Third button along changes between H sync, multiple flash and off, top line in display shows high sync icon - so flash can be used at the fast shutter speeds. This can be used in ETTL (metered) and M (manual) mode.

High sync will not work in AV mode. TV and M should be fine.

Your good to go but may be limited by flash recycle time( meaning you may get one flash burst for every 3 shutter closes) To improve this you can change the flash set up in your camera functions

connect flash to the camera- 

enter menus - speedlight control

then scroll through to quick flash- enable 

Now the flash will cycle faster with each shutter.

Reflex's picture

Fantastic! Really appreciate this information.

Samford Valley Qld.

miccro's picture

part 3 - exposure 

As i have said i dislike flash that overpowers natural light. Flash and kingfishers is also a fine balance with the colour changing from deep blue to an unatural emerald green.

Kingfishers do however tend to like to nest under shade of trees or overhanging river banks, so lighting is a factor.

I aim to light the shadows and add a little bit of fill light to the bird. To do this i reduce the output of the flash gun. In the flash display above you can see it reads 1/8 on the second line- showing that the flash has been depowered to 1/8 the power. Normally it will show 1/1. This can be done by pressing the button in the middle surrounded by the toggle wheel, you can then scroll through and chose an output. 

for close subjects i use 1/16 -1/8.

If you use diffusers etc this may vary.

You can set the camera to -0.5 or -1 EV if need or your getting over exposed sections. Or simply on manual mode dial in lower ISO or larger F stop.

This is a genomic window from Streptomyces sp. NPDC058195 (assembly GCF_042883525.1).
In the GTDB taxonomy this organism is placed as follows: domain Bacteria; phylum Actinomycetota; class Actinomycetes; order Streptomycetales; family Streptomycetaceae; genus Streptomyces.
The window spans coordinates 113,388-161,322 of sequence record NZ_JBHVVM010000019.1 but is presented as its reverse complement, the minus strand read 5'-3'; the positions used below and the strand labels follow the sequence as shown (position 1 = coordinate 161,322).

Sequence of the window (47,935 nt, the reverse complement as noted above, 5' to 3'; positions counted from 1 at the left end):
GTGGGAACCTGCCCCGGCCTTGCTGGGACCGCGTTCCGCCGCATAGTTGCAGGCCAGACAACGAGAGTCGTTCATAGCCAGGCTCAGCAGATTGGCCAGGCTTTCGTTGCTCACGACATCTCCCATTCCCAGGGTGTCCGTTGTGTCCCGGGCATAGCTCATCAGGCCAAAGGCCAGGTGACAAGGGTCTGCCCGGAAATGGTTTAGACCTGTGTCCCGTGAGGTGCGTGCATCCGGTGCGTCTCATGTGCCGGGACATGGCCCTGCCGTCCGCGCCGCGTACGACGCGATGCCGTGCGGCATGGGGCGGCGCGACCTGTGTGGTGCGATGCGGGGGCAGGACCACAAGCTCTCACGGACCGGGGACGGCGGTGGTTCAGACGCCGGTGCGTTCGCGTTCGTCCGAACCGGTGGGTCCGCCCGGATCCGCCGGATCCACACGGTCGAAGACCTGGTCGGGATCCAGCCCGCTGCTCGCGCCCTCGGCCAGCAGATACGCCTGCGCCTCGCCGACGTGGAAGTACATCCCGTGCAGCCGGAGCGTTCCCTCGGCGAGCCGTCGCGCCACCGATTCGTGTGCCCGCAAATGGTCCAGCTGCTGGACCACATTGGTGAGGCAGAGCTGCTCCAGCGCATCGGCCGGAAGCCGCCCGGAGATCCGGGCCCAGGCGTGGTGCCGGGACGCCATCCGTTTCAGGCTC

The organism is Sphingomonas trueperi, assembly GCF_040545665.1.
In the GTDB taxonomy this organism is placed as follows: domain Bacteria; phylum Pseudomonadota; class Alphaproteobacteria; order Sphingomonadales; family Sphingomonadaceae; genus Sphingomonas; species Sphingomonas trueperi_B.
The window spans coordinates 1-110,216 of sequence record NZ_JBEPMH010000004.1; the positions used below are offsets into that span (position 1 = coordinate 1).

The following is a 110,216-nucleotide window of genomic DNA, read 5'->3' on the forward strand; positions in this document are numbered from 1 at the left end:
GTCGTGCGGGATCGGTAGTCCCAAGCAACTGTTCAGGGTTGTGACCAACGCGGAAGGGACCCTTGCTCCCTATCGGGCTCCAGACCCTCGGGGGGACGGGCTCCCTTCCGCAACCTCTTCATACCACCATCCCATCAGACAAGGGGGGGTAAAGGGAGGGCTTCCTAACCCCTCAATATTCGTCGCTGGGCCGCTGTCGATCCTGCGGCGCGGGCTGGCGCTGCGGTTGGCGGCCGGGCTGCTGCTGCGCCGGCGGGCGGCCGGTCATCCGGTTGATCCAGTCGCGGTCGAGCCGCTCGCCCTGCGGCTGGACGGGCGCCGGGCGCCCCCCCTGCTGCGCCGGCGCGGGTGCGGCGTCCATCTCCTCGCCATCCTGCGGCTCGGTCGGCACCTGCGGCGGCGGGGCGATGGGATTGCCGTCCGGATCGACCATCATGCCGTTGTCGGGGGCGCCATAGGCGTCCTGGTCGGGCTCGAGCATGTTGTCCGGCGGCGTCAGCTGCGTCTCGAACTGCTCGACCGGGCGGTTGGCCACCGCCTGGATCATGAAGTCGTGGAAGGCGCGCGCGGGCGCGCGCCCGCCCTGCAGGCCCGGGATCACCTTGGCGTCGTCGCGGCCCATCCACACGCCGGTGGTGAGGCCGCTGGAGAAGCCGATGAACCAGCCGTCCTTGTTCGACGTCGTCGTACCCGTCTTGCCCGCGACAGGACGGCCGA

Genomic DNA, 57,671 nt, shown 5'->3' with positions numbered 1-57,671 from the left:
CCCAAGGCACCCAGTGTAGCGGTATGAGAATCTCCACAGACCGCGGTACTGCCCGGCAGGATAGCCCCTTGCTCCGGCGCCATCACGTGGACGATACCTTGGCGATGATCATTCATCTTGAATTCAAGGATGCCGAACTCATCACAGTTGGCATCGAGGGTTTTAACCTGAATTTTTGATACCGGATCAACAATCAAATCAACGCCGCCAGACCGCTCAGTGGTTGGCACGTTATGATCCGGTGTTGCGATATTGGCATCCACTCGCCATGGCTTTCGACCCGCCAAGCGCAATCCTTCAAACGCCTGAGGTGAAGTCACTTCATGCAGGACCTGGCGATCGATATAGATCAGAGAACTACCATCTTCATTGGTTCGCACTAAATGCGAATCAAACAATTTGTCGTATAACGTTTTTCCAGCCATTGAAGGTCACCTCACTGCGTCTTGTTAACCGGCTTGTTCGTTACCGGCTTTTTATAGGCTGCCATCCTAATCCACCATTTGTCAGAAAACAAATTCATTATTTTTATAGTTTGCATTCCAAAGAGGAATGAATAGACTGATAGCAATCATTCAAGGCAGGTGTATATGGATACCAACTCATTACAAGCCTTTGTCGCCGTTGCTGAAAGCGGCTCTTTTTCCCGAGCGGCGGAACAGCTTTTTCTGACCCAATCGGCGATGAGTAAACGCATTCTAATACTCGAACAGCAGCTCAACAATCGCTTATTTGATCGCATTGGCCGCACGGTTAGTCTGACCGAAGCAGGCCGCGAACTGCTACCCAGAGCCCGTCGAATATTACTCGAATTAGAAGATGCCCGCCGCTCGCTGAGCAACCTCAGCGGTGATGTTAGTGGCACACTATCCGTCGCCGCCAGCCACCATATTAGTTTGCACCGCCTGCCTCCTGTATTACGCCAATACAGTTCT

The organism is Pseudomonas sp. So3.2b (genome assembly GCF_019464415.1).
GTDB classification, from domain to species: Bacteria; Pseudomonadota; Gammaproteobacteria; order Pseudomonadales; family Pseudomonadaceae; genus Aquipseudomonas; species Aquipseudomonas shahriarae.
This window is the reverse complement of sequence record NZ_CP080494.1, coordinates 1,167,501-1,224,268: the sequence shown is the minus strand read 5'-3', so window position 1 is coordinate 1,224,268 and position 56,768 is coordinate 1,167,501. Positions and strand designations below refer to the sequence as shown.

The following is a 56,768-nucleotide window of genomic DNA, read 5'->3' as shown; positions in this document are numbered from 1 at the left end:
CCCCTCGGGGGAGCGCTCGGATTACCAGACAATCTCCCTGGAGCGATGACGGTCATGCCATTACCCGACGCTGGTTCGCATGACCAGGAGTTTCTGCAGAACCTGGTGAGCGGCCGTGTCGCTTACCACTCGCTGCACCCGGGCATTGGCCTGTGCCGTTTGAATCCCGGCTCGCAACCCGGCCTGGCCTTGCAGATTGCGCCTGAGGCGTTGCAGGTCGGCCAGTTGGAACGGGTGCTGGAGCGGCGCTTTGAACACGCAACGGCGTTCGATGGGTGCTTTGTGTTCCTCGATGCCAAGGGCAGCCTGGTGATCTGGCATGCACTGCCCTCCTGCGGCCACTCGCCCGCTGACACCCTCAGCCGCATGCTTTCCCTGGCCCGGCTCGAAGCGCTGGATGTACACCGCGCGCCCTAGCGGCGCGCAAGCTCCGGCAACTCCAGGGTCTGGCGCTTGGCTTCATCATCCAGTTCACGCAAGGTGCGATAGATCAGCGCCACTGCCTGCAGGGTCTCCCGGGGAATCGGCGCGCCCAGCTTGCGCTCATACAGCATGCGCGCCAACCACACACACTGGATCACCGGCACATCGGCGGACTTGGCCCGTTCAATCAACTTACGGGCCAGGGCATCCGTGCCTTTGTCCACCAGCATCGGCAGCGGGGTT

Then its trial and error:

Too much flash:

less flash and more natural, but had to open up the apature to f2, at 200mm it meant the burrow/ young bird was out of focus. Plus in the flat grey light theres a lack of contrast.

compromise and dropped down to 80mm solving a bit of the focus issue:

I hope thats usefull, happy to answer any other questions




Great post telling us all your secrets miccro. Thanks so much for all the information.

Rick N
Rick N's picture

Great article Mike.

Yongnuo also do a well priced trigger, RF604N 11. 4of for $70.00 delivered.

Got them recently and work great for multiple flashes.

Keep in mind you will need a flash that high syncs for the faster shutter speeds. not all do.

HendoNT's picture

Nice job! Thanks for the info, i have used remote triggers at home on the bird bath, sit back and wait for the shots to come to you!

miccro's picture

No problem guys, always better to share info smiley


GeorgeP's picture

Thanks for the very useful info., Mike.

I presume that the triggers communicate TTL info when you place the flash(es) off-camera. 

Like Rick, I use a few Yongnuo 603 manual pass-through triggers ($35 delivered) for my off-camera flash photography. They do not communicate any TTL info. so I use the flash(es) in manual mode at anywhere between 1/8th power to 1/64th power at a shutter speed of ~1/250th. The short duration of the flash at these flash powers is short enough to freeze any movement plus they re-cycle prety quickly.

Thanks, again, for posting this info. yes Fantastic set of images, too!


Melbourne, VIC